چون زن در راه خدای مرد بود او را زن نتوان گفت(chon zan dar raah-e khodaayi mard bovad zan natavan goft).
Augustine, in following Plato and appropriating Platonic philosophy to inform his Christian theology, believed (to put it crudely) the body was corrupt and instead gave primacy to the abstract ideal and spiritual essence of existence the ground of its reality—i.e., the Platonic ψυχή (“psyche”).
See Jami, Nafahat al-uns; Ibn al-Jawzi, Sifat al-safwa; and Sha’rani, Tabaqat al-kubra (quoted in Nurbakhsh 2004, pp. 107–8).
Quoted in Nurbakhsh (2004: 107).
پرتو حقست آن معشوق نیست، خالقست آن گوئیا مخلوق نیست (Mathnawi book 1, line 2437; see Rumi 1939, p. 111) (parto haqqasst aan ma’shooq neest, khaaleqasst aan gooya makhlooq neest).
This hadith can be transliterated in the following ways: ‘ina ar-rahimu s[h]ijnatun min ar-rahman, ‘ina ar-rahimu s[h]ajnatun min ar-rahman, ‘ina ar-rahimu s[h]ujnatun min ar-rahman. This is to take into account what is generally agreed upon regarding how it is to be read correctly with either a fatha, shammah, or kasra, where the meaning remains the same.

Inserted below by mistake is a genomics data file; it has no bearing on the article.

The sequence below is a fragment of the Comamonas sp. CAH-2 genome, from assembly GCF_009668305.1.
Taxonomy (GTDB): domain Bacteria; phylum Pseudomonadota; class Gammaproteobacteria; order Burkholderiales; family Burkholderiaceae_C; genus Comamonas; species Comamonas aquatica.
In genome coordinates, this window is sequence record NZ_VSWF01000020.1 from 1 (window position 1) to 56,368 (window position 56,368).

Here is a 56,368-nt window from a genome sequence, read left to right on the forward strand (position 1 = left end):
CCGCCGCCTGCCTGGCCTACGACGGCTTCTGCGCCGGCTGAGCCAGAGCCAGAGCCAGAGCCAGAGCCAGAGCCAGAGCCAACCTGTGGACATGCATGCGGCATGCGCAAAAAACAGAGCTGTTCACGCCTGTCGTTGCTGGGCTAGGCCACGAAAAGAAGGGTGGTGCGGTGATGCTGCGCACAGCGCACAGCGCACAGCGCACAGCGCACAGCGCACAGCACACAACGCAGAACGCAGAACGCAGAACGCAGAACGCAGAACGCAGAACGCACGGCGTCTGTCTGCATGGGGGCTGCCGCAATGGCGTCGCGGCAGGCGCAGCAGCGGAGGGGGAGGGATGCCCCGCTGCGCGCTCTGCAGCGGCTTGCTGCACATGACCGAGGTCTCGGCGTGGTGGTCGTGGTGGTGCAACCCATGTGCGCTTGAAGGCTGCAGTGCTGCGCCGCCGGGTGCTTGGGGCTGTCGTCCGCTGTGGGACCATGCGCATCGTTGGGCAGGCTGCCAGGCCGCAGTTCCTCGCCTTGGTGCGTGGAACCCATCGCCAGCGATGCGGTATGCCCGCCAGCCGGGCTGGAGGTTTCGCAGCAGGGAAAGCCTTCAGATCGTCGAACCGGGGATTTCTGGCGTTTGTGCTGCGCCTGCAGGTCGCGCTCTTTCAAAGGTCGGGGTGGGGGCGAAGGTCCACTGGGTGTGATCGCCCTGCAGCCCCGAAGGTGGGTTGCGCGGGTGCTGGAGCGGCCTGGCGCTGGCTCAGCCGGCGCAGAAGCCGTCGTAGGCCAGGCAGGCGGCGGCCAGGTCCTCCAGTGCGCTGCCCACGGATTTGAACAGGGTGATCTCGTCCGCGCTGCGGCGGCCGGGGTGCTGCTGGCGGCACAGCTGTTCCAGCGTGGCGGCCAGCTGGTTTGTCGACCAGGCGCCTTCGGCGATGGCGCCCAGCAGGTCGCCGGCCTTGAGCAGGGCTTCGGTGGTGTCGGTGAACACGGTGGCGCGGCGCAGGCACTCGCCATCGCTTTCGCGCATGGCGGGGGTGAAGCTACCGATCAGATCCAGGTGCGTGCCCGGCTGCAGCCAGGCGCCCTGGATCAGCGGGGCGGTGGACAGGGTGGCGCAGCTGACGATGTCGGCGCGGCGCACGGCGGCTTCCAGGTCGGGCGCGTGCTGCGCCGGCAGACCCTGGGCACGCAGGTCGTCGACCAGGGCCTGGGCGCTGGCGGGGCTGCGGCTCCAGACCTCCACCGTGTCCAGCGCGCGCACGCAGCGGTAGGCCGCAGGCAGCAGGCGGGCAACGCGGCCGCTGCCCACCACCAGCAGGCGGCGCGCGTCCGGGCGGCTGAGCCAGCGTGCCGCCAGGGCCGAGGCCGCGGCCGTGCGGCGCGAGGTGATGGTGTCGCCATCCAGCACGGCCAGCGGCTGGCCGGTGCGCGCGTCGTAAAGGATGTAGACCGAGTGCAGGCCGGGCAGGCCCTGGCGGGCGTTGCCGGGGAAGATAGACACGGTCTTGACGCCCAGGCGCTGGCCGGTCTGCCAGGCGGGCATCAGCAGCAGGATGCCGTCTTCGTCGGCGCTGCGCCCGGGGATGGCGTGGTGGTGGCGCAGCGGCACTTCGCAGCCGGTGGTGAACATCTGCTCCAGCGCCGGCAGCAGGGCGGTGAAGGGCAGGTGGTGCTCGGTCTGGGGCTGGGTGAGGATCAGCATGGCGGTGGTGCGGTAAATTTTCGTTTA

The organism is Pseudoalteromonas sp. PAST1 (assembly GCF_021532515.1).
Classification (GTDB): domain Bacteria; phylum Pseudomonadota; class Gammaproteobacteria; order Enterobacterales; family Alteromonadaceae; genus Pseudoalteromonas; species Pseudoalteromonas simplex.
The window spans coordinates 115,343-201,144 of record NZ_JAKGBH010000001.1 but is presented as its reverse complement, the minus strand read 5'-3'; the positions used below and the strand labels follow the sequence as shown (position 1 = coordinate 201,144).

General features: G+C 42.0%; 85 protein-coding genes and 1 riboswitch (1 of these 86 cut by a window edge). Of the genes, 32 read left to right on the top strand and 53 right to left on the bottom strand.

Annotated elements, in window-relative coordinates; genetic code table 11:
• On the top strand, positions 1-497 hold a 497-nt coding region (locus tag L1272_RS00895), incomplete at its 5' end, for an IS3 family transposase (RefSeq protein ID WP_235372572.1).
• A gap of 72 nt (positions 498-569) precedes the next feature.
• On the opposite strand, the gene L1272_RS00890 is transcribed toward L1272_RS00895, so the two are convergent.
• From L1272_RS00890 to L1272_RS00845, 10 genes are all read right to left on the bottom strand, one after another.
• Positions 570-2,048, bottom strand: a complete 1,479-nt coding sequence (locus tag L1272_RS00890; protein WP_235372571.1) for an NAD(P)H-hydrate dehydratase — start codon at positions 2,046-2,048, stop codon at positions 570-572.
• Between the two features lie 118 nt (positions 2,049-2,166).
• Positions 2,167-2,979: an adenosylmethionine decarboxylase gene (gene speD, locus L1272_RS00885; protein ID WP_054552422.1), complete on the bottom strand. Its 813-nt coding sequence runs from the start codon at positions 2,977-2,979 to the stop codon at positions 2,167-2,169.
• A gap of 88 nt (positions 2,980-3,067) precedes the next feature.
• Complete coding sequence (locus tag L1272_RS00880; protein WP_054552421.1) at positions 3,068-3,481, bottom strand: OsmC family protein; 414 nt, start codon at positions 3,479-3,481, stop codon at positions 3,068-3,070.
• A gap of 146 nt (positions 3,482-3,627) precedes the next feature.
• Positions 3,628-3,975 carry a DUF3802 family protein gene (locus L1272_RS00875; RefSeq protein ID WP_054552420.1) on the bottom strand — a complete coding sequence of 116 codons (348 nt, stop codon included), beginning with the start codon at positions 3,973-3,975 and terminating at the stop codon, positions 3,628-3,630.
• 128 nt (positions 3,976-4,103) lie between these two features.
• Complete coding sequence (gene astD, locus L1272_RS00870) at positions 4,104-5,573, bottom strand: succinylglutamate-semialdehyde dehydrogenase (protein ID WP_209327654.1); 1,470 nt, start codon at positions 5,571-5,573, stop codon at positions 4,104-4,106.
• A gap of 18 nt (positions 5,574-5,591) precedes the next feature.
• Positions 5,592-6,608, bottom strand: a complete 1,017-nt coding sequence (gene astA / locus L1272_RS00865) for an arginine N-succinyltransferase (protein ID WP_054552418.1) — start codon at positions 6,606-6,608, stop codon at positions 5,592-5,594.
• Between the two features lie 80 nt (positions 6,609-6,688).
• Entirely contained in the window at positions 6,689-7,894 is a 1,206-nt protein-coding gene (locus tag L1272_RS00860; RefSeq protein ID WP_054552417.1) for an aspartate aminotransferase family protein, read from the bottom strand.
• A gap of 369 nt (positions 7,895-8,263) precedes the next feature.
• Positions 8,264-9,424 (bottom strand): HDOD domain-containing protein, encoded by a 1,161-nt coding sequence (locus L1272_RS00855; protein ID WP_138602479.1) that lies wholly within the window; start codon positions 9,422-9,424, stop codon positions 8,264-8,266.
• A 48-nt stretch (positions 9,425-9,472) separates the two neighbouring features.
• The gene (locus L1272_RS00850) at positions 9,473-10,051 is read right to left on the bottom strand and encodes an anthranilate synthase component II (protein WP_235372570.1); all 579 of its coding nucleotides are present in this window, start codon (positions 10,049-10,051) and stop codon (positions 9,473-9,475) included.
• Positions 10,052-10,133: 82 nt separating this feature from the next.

On the translation of shujna, see Lane (1863: 1/1509–10).
See Ibn Arabi’s interpretation of this hadith in futuhat al-makiyya (1911: 3/88) (futuhat III 88.28; cited in Murata 1992, p. 182). For more references on the symbolic reading of “womb”, see Murata (1992, p. 215ff). On the association of the terms in Arabic, consult Mu’jam lisan al-Arab, volume twelve, page 232; Mufradat al-fadh al-Quran fi al-Raghib al-Isfahani, page 191; and Ataeb al-kelam fi bayan selat al-rahm, page 25.